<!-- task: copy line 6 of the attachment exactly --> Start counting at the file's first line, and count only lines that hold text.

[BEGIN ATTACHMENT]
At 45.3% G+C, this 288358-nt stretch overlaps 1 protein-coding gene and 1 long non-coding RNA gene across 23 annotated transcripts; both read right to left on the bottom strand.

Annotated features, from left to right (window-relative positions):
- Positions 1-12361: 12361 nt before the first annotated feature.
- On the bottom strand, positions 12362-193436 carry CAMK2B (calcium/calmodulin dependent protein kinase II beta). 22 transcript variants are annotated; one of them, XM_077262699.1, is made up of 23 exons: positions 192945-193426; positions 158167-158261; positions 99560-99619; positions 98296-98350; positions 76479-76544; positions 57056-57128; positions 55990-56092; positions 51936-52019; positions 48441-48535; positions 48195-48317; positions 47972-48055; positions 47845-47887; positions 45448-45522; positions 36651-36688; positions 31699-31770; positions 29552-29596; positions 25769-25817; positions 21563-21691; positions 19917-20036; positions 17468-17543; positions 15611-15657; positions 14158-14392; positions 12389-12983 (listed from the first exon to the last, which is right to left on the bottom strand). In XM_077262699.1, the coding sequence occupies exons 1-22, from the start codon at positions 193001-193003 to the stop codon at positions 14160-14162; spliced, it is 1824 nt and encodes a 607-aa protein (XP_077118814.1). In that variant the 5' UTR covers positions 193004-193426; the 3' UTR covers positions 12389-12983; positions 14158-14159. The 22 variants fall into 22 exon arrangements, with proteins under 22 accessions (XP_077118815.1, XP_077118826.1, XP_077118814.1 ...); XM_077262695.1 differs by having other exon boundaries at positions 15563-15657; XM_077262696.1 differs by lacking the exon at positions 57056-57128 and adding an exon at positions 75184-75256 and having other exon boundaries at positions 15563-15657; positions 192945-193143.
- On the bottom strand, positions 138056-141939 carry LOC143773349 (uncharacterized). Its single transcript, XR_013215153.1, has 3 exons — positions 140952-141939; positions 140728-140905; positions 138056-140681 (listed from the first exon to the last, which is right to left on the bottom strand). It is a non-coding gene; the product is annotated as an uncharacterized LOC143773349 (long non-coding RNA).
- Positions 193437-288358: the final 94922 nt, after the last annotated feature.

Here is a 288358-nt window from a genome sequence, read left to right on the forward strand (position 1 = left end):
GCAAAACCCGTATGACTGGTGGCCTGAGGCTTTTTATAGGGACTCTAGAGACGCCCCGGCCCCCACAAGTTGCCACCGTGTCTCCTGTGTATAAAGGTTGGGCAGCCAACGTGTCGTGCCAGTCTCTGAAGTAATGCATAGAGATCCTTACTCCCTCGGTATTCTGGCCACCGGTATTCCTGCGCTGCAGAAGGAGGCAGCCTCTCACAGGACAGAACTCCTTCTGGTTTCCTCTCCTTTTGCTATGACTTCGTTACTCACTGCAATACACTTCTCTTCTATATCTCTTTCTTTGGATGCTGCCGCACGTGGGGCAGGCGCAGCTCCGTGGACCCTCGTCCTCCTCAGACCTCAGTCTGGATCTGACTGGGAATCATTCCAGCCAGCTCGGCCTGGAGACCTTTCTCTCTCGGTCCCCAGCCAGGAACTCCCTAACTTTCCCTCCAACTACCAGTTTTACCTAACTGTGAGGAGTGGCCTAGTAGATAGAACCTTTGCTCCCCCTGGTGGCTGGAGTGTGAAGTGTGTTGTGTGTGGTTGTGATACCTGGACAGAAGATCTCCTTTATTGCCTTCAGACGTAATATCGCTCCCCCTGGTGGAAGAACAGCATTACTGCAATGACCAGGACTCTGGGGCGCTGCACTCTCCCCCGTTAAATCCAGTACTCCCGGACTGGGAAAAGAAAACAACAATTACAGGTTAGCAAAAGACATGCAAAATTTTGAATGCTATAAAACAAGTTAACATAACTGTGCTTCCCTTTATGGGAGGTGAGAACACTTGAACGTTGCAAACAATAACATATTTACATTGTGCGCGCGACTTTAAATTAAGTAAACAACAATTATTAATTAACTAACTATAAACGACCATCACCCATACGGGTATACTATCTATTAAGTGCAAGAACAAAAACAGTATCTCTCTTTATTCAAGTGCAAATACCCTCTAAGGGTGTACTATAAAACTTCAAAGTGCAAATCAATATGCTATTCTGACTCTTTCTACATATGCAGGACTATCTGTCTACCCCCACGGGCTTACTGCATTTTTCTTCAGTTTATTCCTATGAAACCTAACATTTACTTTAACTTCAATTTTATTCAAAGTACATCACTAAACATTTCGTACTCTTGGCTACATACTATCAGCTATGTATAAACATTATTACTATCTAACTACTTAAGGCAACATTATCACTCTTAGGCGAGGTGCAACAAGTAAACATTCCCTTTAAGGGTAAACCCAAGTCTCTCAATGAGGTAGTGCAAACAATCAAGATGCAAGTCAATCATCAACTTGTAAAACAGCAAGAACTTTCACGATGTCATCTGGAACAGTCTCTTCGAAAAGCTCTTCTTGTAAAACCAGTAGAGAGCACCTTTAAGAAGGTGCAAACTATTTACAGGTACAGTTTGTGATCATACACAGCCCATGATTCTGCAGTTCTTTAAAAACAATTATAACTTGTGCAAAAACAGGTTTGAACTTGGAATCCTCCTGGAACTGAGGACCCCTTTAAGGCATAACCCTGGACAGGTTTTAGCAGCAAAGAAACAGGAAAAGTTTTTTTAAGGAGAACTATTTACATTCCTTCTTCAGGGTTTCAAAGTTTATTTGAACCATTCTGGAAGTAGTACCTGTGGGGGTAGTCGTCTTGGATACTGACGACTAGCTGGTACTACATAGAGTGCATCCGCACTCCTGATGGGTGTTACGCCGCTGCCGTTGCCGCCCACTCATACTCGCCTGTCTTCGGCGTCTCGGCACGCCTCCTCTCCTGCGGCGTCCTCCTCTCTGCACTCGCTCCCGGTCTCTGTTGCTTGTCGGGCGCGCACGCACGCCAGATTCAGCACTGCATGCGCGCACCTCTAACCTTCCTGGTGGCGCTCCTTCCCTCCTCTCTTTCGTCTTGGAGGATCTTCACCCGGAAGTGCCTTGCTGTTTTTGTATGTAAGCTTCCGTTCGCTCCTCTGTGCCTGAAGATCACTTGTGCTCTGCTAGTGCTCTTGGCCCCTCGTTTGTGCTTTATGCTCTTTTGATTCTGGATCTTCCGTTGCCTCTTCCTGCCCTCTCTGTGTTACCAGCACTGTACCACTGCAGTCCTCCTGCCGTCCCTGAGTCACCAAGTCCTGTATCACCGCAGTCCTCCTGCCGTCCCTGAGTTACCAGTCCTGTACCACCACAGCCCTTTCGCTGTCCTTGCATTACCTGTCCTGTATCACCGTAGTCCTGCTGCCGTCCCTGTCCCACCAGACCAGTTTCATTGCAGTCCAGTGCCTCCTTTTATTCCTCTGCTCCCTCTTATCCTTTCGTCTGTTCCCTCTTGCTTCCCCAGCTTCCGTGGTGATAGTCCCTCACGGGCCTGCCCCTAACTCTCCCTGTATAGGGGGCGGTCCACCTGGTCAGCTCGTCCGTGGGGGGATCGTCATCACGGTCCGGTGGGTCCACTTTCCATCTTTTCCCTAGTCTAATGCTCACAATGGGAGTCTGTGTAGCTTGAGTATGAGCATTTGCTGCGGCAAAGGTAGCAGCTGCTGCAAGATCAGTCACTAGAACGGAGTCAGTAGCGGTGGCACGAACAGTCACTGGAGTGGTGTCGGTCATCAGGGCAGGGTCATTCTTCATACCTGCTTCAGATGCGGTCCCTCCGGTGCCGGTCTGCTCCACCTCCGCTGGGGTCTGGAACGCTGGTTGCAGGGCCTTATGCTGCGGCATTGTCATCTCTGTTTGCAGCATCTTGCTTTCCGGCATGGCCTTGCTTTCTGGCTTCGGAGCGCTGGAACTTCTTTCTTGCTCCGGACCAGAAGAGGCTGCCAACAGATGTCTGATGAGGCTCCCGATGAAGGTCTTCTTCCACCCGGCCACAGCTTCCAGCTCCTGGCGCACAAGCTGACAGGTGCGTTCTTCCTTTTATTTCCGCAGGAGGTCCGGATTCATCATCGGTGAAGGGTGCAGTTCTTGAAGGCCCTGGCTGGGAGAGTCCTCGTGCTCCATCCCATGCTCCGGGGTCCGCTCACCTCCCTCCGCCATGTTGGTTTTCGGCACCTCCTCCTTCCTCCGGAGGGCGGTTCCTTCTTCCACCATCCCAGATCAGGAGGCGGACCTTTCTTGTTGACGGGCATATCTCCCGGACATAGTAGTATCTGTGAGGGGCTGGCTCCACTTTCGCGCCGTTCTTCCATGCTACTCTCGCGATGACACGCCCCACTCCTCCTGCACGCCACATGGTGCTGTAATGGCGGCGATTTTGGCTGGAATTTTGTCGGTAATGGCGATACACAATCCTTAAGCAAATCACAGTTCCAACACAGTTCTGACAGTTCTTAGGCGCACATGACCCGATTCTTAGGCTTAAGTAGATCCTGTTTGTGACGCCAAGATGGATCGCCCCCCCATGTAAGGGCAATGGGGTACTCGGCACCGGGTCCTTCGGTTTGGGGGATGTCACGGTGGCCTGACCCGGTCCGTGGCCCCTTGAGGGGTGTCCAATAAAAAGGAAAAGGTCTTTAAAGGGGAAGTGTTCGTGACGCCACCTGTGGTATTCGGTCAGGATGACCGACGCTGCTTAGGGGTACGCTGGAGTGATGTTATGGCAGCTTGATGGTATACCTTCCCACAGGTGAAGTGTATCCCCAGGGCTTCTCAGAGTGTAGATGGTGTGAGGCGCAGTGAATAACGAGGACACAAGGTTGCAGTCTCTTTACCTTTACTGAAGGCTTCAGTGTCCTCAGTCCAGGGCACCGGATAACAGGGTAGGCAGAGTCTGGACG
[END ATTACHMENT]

- Positions 193437-288358: the final 94922 nt, after the last annotated feature.